…and I’m only exaggerating slightly. I’ve signed up for a stair climb race that sounds so difficult and grueling that I can barely think about it before I start wincing from the inevitable pain and exhaustion. Wanna hear about it?
The event is called the San Diego TOWERthon, and it’s happening on the last day of this month, at 550 Corporate Center, a 20-story building in the heart of downtown San Diego. It’s actually right around the corner from the other San Diego skyscraper I raced up about a month ago.
Twenty stories is short is the world of competitive stair climbing. Every other building I’ve raced up has had somewhere between 32 and 75 stories. So, in theory, I shouldn’t be intimidated by a 20-story building, right? Wrong.
Let me take you through the day’s activities. First, there’s the Tower Sprint. It’s just like every other stair climb race I’ve done – you start at the bottom, and you climb, climb, climb until you get to the top, and then you’re done. This part doesn’t worry me… it’s what comes next that makes me want to curl up in the fetal position and weep.
The main event comes after the sprint, and it’s called the Tower Climb. And instead of climbing the building once, you climb it over and over and over and over again. In fact, you push yourself to climb it as many times as you can during a two-hour window. That’s right, two hours of stair climbing. Whoever climbs it the most times wins. Last year, the winner made 26 climbs in two hours – and that was in a taller, 24-story building! That’s 624 total stories – equivalent to climbing the Willis (formerly Sears) Tower in Chicago six times.
I’m not at that level. I won’t be in the running to make the leader board. But I am super competitive, whether it’s a board game or a stair climb race, and so if I sign up for something, I’m going to give it my all. Honestly, the thought of racing for two hours scares me inside and out, from head to toe. And it’s because of this fear that I made myself sign up. I like facing fears. Well, at least the stair-related ones.
Here’s what I gotta remember: I will be completely in control of my own pace. The race is only up the stairs. I’ll be taking the elevator down, so that’s a little break from climbing built into the event. And I can hang out in the lobby as much or as little as I’d like between climbs. So, really, I’ll only be in the stairwell when I want to be. But still. Two hours of stair climbing sounds like an engraved invitation to the emergency room.
I have yet to figure out a goal for the TOWERthon, and I’m not sure I’ll set one. Survival might be the most appropriate goal. Because this race is so different from the other stair climb races I’ve done, I don’t know what to expect, except that my pacing and endurance will be put to the ultimate test.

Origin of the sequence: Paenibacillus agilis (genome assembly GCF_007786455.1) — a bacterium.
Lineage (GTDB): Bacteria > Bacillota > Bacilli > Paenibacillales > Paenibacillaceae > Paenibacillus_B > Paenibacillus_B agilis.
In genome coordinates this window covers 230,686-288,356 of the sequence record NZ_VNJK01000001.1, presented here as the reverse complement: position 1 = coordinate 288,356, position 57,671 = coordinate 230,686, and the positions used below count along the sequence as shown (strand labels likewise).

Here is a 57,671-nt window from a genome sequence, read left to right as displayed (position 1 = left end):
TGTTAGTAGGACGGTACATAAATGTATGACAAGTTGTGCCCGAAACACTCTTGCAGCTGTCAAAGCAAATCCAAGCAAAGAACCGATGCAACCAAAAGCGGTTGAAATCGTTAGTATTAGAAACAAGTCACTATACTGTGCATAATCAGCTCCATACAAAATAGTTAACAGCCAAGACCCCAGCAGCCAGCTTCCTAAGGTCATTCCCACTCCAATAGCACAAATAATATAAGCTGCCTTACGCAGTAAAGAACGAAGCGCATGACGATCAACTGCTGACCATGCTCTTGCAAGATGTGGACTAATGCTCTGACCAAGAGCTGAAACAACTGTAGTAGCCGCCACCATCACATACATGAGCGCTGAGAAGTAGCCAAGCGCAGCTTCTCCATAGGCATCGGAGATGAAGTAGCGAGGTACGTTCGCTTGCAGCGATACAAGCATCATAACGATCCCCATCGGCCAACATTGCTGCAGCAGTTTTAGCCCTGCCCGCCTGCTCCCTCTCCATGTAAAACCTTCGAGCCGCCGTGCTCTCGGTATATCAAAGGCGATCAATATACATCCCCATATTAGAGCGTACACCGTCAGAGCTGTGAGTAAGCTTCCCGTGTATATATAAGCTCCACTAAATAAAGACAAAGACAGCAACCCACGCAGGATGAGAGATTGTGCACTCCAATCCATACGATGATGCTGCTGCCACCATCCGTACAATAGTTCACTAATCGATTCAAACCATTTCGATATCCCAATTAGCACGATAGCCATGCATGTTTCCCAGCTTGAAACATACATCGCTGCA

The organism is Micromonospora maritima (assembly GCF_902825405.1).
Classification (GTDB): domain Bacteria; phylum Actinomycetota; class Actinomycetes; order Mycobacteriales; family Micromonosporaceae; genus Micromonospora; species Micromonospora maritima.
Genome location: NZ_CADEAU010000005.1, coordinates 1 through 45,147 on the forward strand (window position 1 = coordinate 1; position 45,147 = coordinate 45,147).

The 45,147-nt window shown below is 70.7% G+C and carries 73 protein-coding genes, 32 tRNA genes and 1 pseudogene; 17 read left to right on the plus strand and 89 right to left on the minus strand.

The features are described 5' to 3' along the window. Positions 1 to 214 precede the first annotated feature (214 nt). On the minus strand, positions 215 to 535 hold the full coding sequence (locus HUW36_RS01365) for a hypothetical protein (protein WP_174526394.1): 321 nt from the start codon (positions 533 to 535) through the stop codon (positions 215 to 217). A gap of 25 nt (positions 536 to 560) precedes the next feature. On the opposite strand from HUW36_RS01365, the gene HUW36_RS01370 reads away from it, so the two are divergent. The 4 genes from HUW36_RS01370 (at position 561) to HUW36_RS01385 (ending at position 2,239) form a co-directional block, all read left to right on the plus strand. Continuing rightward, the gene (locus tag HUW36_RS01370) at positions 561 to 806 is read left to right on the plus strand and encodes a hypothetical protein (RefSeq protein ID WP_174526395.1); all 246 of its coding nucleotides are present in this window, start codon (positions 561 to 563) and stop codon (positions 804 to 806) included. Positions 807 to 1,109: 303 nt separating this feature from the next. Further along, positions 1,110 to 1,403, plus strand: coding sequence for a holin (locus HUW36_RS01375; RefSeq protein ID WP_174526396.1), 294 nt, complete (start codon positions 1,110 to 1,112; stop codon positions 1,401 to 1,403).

So, all I can do is be as prepared as I can be, and that means training is in full swing. On Saturday, I met up with my buddy Jeff and we hit the stairs. Jeff, by the way, is currently ranked #8 in the country along all male stair climbers (I’m #471, thankyouverymuch) and he won his age group at last year’s TOWERthon with 22 climbs (!!). We wanted to train at a really cool location that I’ll blog about eventually, but it just happened to be closed that day, so we ended up at the same stairways in the Hollywood Hills that I was at 4 days earlier.
Our workout began at the 136-step Broadview Terrace Stairway, which we climbed five times. Two of the climbs were sprints, and my goal was to beat my best sprint time from earlier in the week, which was 1:19. Having Jeff around was good motivation, because that dude is fast. I followed him during the first sprint, and tried to keep up, and finished in 1:11. Sweet! (Jeff, meanwhile, finished in 41 seconds). For the second sprint, I went first, and since Jeff’s time was 30 seconds faster than mine, he started 30 seconds after me, and my goal was to not let him catch up. No knowing where Jeff was really lit a fire under my ass, and I finished in… 1:06! Hot damn! And I stayed ahead of Jeff the entire time.
Then we moved to the 213-step Glencoe Stairway, which we climbed twice. On the second climb, we turned the final 86 steps (roughly four stories) into one last sprint, and settled on a goal to finish in 20 seconds. Jeff went first, and crushed it – 12 seconds. Then I went… and finished in 19.46 seconds! Woo-hoo! You can barely see me, as I’m wearing all black (and on a hot day, too – it was around 85 degrees), but here I am in a celebratory pose after the sprint:
Jeff’s GPS pegged our entire workout, including stairs, as 2.7 miles. I also jogged to meet Jeff from the train station, and that was additional .7, so my total for the day was 3.4 miles and 1,106 steps.
Keep it up, David!